In England for a conference a few decades ago I was taken to dinner by a local guy who ordered something the English like to eat. It came with a side of mushy peas (mushy rhymes with bushy). To the eye the peas looked like they had been cooked 2-3 hours, then stored away to languish in cans for 2-3 decades. They were the color of bile, more texture than taste.
Aside from a few summers I was sent out to the garden to pick peas, and unpodded them and ate them on the spot, I do not have warm memories of peas.
Jacqueline Doyle’s collection of stories The Missing Girl is beautifully written. And it is, in its own way, a harrowing look at what happens to girls–girls who go missing, girls who become women, girls who become women and are haunted by their memories of what happened, or what might have happened to them, when they were girls.
There is in many of the stories in this short collection an air of inevitability. The boys and men are predators. They are treacherous, they are duplicitous. The women, most of them just girls, have unstable identities, with names like Eula, and Early (“I just bet the boys have called you pretty, Early”), and Molly (who plans to change her name because “she has bigger things in mind”), and Nola (who prefers names associated with gemstones, like Sapphire, Ruby, Topaz, and Amber). These women will be brutalized by boys and men, and will have to reckon with the consequences, if they live to do so. Violence will happen. Like Beryl in “You Never Know,” they live close to danger, in the vicinity of disaster.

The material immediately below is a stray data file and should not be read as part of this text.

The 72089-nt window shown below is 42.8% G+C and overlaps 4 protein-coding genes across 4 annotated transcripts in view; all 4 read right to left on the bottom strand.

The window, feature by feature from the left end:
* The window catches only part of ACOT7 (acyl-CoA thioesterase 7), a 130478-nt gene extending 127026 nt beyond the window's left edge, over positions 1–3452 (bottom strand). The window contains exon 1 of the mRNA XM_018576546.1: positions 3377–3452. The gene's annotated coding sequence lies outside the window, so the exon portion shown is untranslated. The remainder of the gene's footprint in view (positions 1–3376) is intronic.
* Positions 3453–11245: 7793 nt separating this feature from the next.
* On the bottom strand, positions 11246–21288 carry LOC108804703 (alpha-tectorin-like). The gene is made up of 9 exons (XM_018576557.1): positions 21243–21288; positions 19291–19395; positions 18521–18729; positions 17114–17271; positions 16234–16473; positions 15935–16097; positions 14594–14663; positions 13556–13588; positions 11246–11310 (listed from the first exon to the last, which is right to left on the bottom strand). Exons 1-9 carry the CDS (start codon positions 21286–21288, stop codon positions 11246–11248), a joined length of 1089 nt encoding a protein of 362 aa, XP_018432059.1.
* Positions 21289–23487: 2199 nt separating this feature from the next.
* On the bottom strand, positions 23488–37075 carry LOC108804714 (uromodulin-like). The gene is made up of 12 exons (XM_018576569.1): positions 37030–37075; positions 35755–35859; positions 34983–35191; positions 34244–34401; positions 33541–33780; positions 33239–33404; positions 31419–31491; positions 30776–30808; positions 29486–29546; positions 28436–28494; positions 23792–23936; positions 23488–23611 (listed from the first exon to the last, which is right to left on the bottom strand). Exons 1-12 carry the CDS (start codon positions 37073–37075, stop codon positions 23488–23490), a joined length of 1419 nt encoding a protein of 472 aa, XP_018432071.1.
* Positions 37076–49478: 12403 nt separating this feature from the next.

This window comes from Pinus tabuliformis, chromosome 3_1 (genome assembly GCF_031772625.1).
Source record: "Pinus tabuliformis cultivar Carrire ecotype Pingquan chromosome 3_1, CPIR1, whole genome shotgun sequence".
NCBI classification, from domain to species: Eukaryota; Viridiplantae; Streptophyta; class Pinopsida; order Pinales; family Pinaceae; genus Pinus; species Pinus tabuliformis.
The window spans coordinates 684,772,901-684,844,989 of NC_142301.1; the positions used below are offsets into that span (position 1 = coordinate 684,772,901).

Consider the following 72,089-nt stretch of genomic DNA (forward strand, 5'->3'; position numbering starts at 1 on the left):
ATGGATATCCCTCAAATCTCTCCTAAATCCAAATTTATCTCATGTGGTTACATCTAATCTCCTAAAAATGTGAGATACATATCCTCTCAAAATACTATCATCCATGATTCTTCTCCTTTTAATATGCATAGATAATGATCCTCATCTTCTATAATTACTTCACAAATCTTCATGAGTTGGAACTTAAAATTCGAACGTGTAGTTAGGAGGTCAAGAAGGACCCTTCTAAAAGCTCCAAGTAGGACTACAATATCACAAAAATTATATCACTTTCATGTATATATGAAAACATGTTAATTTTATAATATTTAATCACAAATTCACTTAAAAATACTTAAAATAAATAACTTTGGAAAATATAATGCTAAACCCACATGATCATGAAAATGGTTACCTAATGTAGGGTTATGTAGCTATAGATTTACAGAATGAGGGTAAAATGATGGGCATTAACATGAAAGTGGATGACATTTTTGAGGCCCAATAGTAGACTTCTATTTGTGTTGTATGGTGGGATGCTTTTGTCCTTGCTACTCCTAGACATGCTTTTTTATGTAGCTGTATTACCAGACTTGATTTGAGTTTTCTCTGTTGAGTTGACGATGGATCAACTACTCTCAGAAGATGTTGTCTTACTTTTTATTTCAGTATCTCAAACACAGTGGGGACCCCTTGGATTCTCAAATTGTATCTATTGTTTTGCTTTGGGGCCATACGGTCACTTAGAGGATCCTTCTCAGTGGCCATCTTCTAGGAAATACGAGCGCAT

Along with inevitability, there is an air of uncertainty in many of these stories. What really happened? Who did what? Who said what? Is that what he–or I–really said? In “Hula,” the narrator, named Lucy, tries to sort out what actually happened in a bar in Hawaii. “He says his name is Philip and he tells you he’s from New Jersey.” That’s what he says, but is it really true? He says he likes 25-year-old blondes. “Already you’re grossed out, thinking it’s loud in the bar, maybe that’s not what he said.” And later, when he says something infantile and coarse, “you think he says [that], but you must have misheard him.” When she tells him her name, she’s not sure he’s heard. Lucy. Nothing is lucid, or clear, in these stories where men and girls smash together. Nothing except the cost, in unspeakable hurt.
Eight stories, four from the female characters’ point of view, three from the male point of view, one that’s a combination. Doyle has an unfailing ear for these characters’ voices, for their yearning (“she was used to wanting things she knew she wasn’t going to get”), for their stumbling toward violence (“once you start lying you don’t know what’s going to come out”).
This is flash fiction at is best, not a wasted word or extraneous detail. These are stories that will leave a mark.
At the edge of our driveway, next to the rosemary bush in our herb garden, is a flat rock, suitable for sitting on. We call it Aunt Fran’s rock, named for a dear soul who used to perch on it when she looked after our three-year-old son.